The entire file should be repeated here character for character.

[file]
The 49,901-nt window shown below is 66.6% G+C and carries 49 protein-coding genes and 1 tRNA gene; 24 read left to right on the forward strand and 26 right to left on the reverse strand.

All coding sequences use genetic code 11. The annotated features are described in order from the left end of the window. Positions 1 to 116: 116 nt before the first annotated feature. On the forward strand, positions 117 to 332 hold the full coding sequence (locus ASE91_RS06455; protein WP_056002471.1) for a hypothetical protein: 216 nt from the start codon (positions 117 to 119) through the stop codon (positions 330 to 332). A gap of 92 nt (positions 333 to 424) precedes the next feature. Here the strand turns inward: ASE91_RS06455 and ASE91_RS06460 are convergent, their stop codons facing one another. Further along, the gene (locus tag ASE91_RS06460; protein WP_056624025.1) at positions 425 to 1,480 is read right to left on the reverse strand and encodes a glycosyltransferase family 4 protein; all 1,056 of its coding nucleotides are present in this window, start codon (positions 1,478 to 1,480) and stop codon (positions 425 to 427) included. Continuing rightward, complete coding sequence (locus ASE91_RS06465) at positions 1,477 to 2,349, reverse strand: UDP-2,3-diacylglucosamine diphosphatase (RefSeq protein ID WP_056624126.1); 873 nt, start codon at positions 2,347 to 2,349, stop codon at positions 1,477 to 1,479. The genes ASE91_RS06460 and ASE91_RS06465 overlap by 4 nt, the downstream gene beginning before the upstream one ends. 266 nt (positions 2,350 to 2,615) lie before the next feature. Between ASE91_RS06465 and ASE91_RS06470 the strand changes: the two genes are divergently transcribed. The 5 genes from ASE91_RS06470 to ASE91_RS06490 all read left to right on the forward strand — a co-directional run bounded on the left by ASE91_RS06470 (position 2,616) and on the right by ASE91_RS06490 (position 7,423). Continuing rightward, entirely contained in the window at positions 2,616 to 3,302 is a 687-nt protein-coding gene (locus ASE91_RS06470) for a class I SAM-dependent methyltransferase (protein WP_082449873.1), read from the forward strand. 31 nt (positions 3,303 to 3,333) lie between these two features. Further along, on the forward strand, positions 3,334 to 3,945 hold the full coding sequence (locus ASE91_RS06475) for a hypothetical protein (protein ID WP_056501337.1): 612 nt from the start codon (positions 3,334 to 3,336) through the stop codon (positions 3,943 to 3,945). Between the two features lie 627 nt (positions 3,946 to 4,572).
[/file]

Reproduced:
The 49,901-nt window shown below is 66.6% G+C and carries 49 protein-coding genes and 1 tRNA gene; 24 read left to right on the forward strand and 26 right to left on the reverse strand.

All coding sequences use genetic code 11. The annotated features are described in order from the left end of the window. Positions 1 to 116: 116 nt before the first annotated feature. On the forward strand, positions 117 to 332 hold the full coding sequence (locus ASE91_RS06455; protein WP_056002471.1) for a hypothetical protein: 216 nt from the start codon (positions 117 to 119) through the stop codon (positions 330 to 332). A gap of 92 nt (positions 333 to 424) precedes the next feature. Here the strand turns inward: ASE91_RS06455 and ASE91_RS06460 are convergent, their stop codons facing one another. Further along, the gene (locus tag ASE91_RS06460; protein WP_056624025.1) at positions 425 to 1,480 is read right to left on the reverse strand and encodes a glycosyltransferase family 4 protein; all 1,056 of its coding nucleotides are present in this window, start codon (positions 1,478 to 1,480) and stop codon (positions 425 to 427) included. Continuing rightward, complete coding sequence (locus ASE91_RS06465) at positions 1,477 to 2,349, reverse strand: UDP-2,3-diacylglucosamine diphosphatase (RefSeq protein ID WP_056624126.1); 873 nt, start codon at positions 2,347 to 2,349, stop codon at positions 1,477 to 1,479. The genes ASE91_RS06460 and ASE91_RS06465 overlap by 4 nt, the downstream gene beginning before the upstream one ends. 266 nt (positions 2,350 to 2,615) lie before the next feature. Between ASE91_RS06465 and ASE91_RS06470 the strand changes: the two genes are divergently transcribed. The 5 genes from ASE91_RS06470 to ASE91_RS06490 all read left to right on the forward strand — a co-directional run bounded on the left by ASE91_RS06470 (position 2,616) and on the right by ASE91_RS06490 (position 7,423). Continuing rightward, entirely contained in the window at positions 2,616 to 3,302 is a 687-nt protein-coding gene (locus ASE91_RS06470) for a class I SAM-dependent methyltransferase (protein WP_082449873.1), read from the forward strand. 31 nt (positions 3,303 to 3,333) lie between these two features. Further along, on the forward strand, positions 3,334 to 3,945 hold the full coding sequence (locus ASE91_RS06475) for a hypothetical protein (protein ID WP_056501337.1): 612 nt from the start codon (positions 3,334 to 3,336) through the stop codon (positions 3,943 to 3,945). Between the two features lie 627 nt (positions 3,946 to 4,572).